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Vikings Begin Effort for Quick Turnaround

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The Vikings normally don't practice on Mondays, but this isn't a normal week.

Minnesota (8-4) will set out to prove that Sunday's showing against Seattle was an abnormality from how it will to in the final four games of the season, starting with a trip to Arizona (10-2) on Thursday Night Football.

The 38-7 loss to the Seahawks tied for the third-worst final margin in team history, but players have returned to Winter Park to move past it as quickly as possible and repair lapses on offense, defense and special teams.

Ben Goessling of ESPN.com wrote "the loss, and the tight turnaround, should stamp out any trace of overconfidence that coach Mike Zimmer and older players like Chad Greenway seemed to detect last week.

*The linebacker alluded to some instances in practice that were uncharacteristic of a typically focused Vikings team. And after the game, Zimmer said, "We're not quite as good as what we think we are." *

The Vikings opened the game without starters Linval Joseph (foot) and Andrew Sendejo (knee). They also lost starters Anthony Barr (groin) and Harrison Smith (hamstring) in the first quarter before balance became so skewed with a little help from what Goessling called a "bizarre" personal foul against Brian Robison on a tackle of Russell Wilson that helped Seattle's second TD drive.

But it's important not to miss what happened here. Even if the Vikings had been healthy and up to the task on defense Sunday, and even if they hadn't had some dubious calls go against them, they would still have to sort out an offense that wasn't good enough to stand up to the Legion of Boom after Adrian Peterson was controlled early. This offense has struggled all year to stand up for itself when Peterson is stopped.

Like 24 minutes

Chris Tomasson of the Pioneer Press also noted the need the Vikings have for a quick turnaround, writing, "The 24-hour rule this week might need to be more like 24 minutes."

"We can't let (Sunday's) loss become two," Zimmer said.

Zimmer immediately went to work after the defeat on preparing for the Cardinals. The Vikings will practice Monday and Tuesday before flying Wednesday to Arizona.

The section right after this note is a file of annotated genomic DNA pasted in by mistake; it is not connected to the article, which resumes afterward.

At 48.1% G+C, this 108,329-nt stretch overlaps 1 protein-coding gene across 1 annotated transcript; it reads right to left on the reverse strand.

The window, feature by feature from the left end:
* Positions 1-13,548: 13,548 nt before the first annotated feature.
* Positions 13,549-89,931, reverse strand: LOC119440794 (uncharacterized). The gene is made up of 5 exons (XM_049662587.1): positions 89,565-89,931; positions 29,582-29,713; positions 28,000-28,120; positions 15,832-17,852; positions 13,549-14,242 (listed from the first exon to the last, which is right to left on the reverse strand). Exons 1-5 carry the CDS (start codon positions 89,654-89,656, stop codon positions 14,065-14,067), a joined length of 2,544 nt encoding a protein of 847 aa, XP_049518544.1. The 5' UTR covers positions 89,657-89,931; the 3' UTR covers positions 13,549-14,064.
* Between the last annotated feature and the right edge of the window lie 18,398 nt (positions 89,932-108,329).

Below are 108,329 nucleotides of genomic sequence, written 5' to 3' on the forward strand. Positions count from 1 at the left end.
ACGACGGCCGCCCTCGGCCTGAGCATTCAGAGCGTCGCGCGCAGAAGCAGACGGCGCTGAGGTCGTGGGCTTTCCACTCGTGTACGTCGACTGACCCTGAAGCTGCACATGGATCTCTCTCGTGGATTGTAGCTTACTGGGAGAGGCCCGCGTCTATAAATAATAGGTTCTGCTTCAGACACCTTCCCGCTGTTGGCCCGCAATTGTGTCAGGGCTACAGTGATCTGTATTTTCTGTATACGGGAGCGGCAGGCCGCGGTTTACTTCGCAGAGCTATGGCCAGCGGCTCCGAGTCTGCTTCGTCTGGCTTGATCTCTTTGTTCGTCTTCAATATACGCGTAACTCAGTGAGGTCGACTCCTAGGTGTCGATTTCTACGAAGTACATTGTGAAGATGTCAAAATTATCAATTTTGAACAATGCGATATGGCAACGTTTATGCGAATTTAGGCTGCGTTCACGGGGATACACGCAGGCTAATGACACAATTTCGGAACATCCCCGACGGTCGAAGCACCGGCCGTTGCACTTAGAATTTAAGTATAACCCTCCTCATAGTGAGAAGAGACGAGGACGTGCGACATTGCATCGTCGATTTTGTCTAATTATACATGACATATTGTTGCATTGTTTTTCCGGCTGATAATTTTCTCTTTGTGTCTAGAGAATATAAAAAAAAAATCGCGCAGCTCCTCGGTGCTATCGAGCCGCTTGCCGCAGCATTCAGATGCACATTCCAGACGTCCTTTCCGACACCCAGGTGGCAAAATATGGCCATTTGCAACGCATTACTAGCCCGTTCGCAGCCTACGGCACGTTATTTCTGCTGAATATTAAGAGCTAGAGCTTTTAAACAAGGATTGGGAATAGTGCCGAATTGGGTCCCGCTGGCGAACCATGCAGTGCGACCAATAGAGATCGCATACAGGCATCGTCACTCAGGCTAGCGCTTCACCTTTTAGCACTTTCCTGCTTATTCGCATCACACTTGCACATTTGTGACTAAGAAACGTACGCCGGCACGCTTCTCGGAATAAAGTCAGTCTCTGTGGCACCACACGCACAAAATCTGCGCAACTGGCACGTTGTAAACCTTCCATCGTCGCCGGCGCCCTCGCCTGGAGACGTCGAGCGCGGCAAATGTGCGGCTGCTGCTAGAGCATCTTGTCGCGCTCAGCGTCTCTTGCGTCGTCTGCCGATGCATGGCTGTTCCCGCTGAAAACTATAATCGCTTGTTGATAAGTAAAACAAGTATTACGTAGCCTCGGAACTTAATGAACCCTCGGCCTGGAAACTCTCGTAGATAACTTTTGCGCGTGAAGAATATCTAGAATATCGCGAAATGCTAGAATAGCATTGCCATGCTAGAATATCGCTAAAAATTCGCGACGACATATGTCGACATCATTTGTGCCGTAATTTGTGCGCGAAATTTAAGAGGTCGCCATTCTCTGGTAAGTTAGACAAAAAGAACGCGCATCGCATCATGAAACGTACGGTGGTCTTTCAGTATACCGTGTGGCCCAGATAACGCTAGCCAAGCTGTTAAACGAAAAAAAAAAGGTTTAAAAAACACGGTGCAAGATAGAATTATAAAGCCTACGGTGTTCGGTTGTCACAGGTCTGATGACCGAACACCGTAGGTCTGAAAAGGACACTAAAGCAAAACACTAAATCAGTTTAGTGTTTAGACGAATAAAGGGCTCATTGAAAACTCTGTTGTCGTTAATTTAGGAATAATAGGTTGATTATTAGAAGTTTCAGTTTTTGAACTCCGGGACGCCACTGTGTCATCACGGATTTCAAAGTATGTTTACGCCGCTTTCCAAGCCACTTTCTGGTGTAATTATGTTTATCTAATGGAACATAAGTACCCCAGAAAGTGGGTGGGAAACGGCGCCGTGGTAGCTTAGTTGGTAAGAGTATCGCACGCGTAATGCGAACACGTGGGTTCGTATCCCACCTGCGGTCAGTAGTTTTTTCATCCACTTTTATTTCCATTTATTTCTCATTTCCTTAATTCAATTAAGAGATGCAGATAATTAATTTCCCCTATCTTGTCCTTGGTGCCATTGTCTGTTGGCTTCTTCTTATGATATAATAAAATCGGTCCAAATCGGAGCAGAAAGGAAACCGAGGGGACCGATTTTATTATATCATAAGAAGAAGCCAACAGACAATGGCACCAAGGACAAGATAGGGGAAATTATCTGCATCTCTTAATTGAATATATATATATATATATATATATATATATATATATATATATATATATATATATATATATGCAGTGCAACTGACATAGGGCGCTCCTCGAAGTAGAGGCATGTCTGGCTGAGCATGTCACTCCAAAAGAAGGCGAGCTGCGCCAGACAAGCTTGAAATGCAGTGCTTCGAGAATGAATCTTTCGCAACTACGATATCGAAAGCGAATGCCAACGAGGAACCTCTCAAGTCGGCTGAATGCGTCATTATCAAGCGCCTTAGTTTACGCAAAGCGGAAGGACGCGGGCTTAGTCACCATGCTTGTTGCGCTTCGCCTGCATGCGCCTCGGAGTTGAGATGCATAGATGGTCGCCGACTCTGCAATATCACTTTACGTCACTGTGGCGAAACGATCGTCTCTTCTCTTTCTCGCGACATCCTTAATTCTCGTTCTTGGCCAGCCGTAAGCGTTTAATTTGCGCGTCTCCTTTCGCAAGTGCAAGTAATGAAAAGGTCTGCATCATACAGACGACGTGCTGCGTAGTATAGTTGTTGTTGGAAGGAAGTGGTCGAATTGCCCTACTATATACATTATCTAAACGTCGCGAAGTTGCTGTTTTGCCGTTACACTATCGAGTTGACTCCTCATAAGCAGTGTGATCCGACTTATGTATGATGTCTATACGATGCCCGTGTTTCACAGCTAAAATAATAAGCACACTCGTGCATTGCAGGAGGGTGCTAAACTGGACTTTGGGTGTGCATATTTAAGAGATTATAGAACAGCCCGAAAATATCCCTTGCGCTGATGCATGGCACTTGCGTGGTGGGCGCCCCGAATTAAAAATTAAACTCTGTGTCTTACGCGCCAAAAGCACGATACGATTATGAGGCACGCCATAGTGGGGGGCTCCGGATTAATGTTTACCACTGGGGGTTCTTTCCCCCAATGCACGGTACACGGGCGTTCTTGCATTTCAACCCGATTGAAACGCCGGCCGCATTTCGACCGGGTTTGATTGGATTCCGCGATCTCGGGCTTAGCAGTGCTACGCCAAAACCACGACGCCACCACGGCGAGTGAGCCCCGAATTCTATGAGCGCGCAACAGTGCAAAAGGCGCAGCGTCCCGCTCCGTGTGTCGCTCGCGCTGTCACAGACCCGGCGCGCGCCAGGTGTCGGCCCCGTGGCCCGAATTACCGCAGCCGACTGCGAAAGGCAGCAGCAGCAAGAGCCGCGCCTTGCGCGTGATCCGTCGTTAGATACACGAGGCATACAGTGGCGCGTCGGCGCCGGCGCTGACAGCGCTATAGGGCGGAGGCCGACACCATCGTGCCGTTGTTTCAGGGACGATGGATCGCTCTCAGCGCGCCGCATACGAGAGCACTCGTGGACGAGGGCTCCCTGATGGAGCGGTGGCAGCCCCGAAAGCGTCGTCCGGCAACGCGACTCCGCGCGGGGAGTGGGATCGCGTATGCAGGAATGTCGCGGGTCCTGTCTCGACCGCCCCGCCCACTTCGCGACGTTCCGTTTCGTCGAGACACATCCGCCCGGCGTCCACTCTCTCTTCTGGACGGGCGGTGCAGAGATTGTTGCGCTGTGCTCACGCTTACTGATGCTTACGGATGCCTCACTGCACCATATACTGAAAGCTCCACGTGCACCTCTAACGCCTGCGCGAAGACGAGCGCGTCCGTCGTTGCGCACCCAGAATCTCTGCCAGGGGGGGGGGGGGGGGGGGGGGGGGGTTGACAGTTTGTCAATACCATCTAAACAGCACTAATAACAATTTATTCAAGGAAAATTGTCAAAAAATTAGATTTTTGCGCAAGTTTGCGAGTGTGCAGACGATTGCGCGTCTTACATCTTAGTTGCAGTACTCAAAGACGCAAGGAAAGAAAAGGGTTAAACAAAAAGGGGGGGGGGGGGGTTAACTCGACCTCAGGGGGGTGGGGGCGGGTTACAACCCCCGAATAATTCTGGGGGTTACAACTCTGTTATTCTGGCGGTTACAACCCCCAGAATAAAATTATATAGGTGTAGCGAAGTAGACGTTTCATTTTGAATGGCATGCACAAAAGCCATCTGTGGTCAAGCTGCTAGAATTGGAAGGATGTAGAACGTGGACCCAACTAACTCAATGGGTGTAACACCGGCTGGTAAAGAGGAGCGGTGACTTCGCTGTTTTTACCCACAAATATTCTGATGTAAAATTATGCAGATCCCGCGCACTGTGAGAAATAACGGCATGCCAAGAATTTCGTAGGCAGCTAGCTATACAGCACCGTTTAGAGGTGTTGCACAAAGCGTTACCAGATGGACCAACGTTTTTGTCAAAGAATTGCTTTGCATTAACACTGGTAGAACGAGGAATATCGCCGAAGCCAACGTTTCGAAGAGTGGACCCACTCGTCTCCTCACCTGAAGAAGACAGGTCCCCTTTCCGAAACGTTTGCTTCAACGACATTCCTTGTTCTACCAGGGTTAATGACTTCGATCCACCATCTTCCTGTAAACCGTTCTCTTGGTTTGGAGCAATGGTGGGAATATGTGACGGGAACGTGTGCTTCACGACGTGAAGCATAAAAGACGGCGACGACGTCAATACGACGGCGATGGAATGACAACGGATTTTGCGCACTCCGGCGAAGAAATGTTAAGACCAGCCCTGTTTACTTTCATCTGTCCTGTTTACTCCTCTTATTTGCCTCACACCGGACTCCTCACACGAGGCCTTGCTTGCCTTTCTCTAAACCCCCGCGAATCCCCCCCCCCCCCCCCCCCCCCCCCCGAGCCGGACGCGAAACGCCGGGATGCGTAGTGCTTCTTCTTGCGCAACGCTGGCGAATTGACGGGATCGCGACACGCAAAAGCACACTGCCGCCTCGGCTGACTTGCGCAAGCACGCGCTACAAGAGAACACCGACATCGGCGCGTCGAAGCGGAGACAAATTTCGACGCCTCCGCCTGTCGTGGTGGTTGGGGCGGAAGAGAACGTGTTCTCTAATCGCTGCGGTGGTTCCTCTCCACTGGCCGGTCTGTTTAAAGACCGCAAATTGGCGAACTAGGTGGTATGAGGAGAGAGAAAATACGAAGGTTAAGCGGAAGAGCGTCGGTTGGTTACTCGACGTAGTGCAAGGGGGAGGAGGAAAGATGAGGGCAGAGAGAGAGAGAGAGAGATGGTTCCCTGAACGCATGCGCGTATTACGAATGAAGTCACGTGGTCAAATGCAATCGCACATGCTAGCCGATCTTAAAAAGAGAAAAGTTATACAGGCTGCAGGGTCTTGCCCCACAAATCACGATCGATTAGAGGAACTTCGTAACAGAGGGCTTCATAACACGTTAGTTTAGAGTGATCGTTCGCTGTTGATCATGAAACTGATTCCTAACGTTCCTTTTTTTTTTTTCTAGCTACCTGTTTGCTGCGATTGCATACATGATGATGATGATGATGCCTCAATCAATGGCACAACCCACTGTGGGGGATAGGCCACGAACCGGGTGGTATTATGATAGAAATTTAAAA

"We've got a quick game, so we have no choice (but to move on)," said cornerback Terence Newman. "It's one of those things where you've got to go to work (Monday) and you've got less than the 24-hour rule. I'm just hoping the guys will be a little mad (and stay that way) until Thursday night after our game."

Added threat

Tom Pelissero of USA TODAY Sports noted that the Vikings had an additional challenge that's been added to Wilson's repertoire after appearances in the past two Super Bowls.

*He's playing on script. He's getting the ball out on time. He's trusting his receivers and pulling the trigger without seeing them come open first. *

Pelissero noted that Wilson still showed elusiveness in escaping defenders, but added, "this new dynamic – an offense that's really an offense, rather than a series of scramble drills surrounding the pounding of Marshawn Lynch – is what has the Seahawks suddenly looking so primed to make a push for a third straight NFC title."

Sub becomes a hero

The Seahawks were without Lynch, but rookie Thomas Rawls channeled his own "Beast Mode" against a Vikings run defense that dropped from 20 to 22 after Sunday's outing. Rawls rushed for 101 yards on 19 carries.

Mark Craig of the Star Tribune wrote the Vikings struggles in defending the run have shown up in all four losses this season.

Run defense — or the lack thereof — typically is *at or near the top of the Vikings' list of problems when game plans begin to unravel. *

*Sunday was no exception. Seattle took turns pounding on and dancing away from Vikings defenders for 173 yards and two touchdowns on 36 carries (4.8 yards per carry). *

"We were just on our heels all day," linebacker Chad Greenway said. "I felt like that on the field. Just kind of trying to react to what they were doing and not being up to speed with it. We just never got comfortable out there. We missed a lot of tackles."

In four losses this season, the Vikings have allowed 167.8 rushing yards per game, compared to an average of 89.9 in their eight wins.

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